If you’re definitely going (and why wouldn’t you?!) then Early Bird pricing is the way to go. For VMworld Europe this deal runs from registration opening on 7th May through to 27 July and cuts the price by 200 Euro.

For the US event Early Bird Registration ends 15 June and offers a $300 saving on the regular rate.

Remember, there’s additional discounts on top of these offers for VMUG Advantage members, VCP holders, and Alumni.

Content Catalog 18 June

The release of the content catalog is the first chance to see the sessions on offer for both EU and US events. Whilst timings aren’t announced at this stage it’s a good opportunity to start marking the breakout sessions that are of interest.

The sessions listed can change, with some being added or possibly removed as the catalog develops so keep popping back during this period to keep up to date

US Session Builder 16 July

The Schedule Builder is where you can plan out your week and the US one goes live about a month before the event. A top tip is to get in early on the day this goes live and book in your “must see” sessions. As with the content catalog, keep popping back as the event draws near (and even after the keynote) as new sessions are always added in- particularly those tied around as-yet-unannounced product releases.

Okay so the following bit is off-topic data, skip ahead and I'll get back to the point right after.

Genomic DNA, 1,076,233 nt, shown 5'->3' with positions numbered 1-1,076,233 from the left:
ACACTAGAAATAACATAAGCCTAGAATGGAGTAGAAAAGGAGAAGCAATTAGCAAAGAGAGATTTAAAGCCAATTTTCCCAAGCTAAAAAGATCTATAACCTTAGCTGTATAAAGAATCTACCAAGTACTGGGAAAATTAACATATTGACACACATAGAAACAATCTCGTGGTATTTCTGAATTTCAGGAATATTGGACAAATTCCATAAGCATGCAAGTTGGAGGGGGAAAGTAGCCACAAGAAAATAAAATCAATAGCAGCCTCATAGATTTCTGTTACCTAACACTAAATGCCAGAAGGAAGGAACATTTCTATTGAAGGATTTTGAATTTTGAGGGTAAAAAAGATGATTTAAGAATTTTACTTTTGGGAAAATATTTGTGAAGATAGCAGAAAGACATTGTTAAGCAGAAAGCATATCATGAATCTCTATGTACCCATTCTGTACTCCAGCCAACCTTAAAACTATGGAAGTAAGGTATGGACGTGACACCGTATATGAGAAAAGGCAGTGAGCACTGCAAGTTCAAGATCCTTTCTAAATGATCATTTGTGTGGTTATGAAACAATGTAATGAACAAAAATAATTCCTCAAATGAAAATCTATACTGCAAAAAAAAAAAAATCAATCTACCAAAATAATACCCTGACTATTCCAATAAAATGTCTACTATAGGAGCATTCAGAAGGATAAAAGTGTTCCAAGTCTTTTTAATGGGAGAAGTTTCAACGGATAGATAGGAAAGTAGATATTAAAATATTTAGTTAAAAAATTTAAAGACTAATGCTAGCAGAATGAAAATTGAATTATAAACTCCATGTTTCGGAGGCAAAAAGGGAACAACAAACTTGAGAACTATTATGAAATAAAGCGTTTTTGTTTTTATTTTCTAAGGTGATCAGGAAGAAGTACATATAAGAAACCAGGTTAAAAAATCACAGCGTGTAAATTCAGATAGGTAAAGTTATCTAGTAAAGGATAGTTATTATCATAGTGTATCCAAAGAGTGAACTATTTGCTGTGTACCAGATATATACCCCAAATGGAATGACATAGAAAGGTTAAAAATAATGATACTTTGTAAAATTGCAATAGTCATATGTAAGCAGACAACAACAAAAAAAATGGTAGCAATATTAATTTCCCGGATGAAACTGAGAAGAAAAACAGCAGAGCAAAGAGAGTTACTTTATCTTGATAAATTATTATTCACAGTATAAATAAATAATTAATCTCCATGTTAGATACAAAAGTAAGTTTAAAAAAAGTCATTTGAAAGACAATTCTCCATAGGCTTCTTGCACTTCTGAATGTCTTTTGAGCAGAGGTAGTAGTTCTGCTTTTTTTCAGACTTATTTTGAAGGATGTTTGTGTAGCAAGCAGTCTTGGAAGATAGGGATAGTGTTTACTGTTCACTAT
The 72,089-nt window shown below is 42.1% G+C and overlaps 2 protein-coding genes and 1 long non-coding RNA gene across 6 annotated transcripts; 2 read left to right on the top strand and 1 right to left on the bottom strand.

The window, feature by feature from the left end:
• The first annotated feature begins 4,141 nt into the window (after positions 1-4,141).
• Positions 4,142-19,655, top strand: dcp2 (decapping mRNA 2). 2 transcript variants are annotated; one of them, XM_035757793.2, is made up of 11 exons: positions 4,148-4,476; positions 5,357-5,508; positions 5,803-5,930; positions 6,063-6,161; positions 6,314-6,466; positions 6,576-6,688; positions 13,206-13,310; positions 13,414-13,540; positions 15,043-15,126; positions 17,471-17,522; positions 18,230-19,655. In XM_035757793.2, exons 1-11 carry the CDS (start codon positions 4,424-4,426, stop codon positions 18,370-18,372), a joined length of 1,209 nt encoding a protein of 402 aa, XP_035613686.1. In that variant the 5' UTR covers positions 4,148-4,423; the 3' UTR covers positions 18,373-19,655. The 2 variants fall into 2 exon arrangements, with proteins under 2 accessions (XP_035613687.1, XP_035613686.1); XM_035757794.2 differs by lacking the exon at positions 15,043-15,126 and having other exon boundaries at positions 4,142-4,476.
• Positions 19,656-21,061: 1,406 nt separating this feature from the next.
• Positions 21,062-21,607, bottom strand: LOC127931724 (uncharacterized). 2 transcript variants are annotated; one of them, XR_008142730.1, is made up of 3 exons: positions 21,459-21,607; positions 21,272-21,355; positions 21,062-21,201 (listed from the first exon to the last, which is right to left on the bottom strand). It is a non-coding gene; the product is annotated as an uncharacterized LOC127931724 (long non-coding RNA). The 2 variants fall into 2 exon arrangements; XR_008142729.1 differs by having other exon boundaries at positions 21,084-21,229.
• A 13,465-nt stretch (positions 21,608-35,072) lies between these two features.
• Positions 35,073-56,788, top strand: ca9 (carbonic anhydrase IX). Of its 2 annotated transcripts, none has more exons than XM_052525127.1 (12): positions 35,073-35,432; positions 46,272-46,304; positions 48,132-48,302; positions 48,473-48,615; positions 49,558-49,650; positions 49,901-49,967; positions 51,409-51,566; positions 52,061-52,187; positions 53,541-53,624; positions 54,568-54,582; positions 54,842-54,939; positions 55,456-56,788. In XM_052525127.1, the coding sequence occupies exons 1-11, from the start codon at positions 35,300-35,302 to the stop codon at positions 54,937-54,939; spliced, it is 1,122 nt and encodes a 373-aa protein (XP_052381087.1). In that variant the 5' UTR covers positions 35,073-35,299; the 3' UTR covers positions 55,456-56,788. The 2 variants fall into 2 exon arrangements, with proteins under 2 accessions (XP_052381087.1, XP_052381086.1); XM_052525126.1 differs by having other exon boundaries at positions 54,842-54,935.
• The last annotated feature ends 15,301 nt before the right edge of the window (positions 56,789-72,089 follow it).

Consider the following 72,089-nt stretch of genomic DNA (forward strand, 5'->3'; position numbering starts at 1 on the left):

VMworld US 25-29 August

After a couple of years out in Vegas, VMworld US returns to the Moscone Centre in San Francisco for 2019.

EU Session Builder 25 September

Like the US session builder detailed above, the timetabling function for the European leg is released a few weeks before the event itself.

VMworld Europe 4-7 November

The European leg is back in Barcelona again this year and keeping to the November dates from last year.

 

Full details of the conference can be found on vmworld.com

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Cohesity Marketplace

During the recent #vRetreat event in London, Cohesity presented their latest release of DataPlatform – and with a launch happening the very weekend of the event, February 26 2019 this was timely presentation. This release included a number of new features- and when following up on the vRetreat event one which caught my attention is the Cohesity Marketplace.